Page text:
FOVE- The World’s First Eye Tracking VR Headset

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Fove has reached its Kickstarter goal as Friday, May 22, just three days into its 45-day campaign. Oculus managed to raise US$400,000 during its first 24 hours on Kickstarter, but it’s still exciting to see an Asian competitor hit its target so quickly.

No matter how cheesy it made sound, virtual reality (VR) is here, with current technology finally ready to match its science fiction-level ambition.

Using it for science fiction is one thing, but have you ever thought about the impact it can have on your business organization, especially when it comes to the safety of its employees. VR Safety Training programs offered by places similar to 360 Immersive can help to make your staff training experiences more engaging and interesting so everyone can learn all they need to know about workplace safety. But for now, using it to help with science is the next step that virtual reality has decided to take.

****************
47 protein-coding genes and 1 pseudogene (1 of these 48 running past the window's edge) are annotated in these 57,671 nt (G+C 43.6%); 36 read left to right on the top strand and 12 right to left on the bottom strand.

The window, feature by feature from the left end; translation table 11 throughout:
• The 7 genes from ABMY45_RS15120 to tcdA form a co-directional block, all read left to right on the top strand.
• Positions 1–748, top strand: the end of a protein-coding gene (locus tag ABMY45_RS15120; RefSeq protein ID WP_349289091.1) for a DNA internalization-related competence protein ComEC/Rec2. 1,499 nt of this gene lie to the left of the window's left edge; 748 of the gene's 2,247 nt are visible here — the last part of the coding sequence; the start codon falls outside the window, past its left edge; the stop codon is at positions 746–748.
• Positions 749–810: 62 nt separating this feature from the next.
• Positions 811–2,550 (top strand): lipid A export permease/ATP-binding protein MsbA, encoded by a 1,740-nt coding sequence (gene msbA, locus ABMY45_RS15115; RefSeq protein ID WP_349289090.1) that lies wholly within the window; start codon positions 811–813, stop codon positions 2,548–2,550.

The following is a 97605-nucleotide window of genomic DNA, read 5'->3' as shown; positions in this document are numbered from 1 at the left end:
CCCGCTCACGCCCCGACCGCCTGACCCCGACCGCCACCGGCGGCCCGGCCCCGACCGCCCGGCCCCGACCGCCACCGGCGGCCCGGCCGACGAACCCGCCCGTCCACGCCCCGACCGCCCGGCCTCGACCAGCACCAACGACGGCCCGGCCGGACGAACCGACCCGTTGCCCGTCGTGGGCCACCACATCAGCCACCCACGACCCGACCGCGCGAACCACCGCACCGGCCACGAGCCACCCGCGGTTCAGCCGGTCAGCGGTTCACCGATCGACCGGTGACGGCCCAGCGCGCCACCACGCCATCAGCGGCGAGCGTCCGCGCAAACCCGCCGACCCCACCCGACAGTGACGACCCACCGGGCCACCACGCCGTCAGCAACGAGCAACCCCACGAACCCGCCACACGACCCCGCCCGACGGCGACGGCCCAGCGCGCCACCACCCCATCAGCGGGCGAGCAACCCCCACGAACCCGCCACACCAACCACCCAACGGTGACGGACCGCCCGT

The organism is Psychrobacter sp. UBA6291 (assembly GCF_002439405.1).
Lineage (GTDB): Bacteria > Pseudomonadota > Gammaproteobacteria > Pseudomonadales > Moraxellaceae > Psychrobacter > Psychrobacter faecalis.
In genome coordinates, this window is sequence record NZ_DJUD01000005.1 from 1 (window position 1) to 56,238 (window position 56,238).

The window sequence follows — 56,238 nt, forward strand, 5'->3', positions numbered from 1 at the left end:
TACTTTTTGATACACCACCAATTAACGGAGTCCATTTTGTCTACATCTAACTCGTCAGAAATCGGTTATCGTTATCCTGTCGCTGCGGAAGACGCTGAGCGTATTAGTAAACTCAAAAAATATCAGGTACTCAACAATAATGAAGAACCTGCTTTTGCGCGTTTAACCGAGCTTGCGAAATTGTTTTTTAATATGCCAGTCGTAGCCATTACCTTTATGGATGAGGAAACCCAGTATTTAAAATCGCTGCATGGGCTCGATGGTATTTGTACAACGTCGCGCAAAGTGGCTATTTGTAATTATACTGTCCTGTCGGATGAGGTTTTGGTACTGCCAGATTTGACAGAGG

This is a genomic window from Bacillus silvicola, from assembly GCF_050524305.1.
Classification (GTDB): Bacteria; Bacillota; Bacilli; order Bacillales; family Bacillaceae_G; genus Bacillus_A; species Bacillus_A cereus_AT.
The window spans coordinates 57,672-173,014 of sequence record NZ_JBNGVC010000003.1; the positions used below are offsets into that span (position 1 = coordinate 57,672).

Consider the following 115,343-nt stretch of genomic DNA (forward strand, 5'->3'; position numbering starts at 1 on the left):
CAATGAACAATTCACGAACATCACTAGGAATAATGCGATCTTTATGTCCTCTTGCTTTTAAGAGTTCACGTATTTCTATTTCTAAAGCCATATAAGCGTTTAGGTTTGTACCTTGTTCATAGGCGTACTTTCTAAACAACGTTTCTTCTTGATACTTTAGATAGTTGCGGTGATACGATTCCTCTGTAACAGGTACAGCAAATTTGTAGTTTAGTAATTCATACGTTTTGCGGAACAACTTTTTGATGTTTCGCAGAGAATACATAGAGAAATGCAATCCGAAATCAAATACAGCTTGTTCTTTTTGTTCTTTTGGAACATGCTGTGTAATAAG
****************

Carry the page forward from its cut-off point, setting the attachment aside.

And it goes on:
Meet Fove. Named after the fovea, or the part of the eye responsible for central vision, FOVE claims to be the first VR headset available to consumers to use eye-tracking technology. The company’s proprietary algorithm, aka “Foveated Rendering,” measures depth of field focus by calculating the parallax between the wearer’s eyes.

“Fove tracks a user’s gaze and calculates where in 3D space a user is looking,” Kojima said. “This enables the graphics engine to adjust focus and allocate rendering resources accordingly, giving the user the most natural VR experience.”

In addition, the Fove’s eye-tracking “drastically reduces” the motion sickness that has plagued many consumers who use headsets that rely only on head-tracking, Kojima pointed out.

Since Fove is still in the early stages, there are issues with it being fooled by mascara and eyeliner. The algorithm sees the dark area of the makeup and adjusts itself accordingly. Fove told Engadget that a future version of the algorithm will only look for things that are dark and round.

The headset is due out in May 2016, a timeline Kojima is comfortable with because FOVE has “hands-on support” from Toshiba and Samsung, which are providing components including displays. The headset already has multiple working prototypes and Kojima says that FOVE plans to use money raised from its Kickstarter campaign to refine its eye-tracking technology so that it is works equally well on all people, regardless of the shape of their eyes or face. The company is also checking the safety of infrared lights used in the device, but will begin manufacturing after those tests are complete.


Source: Tech In Asia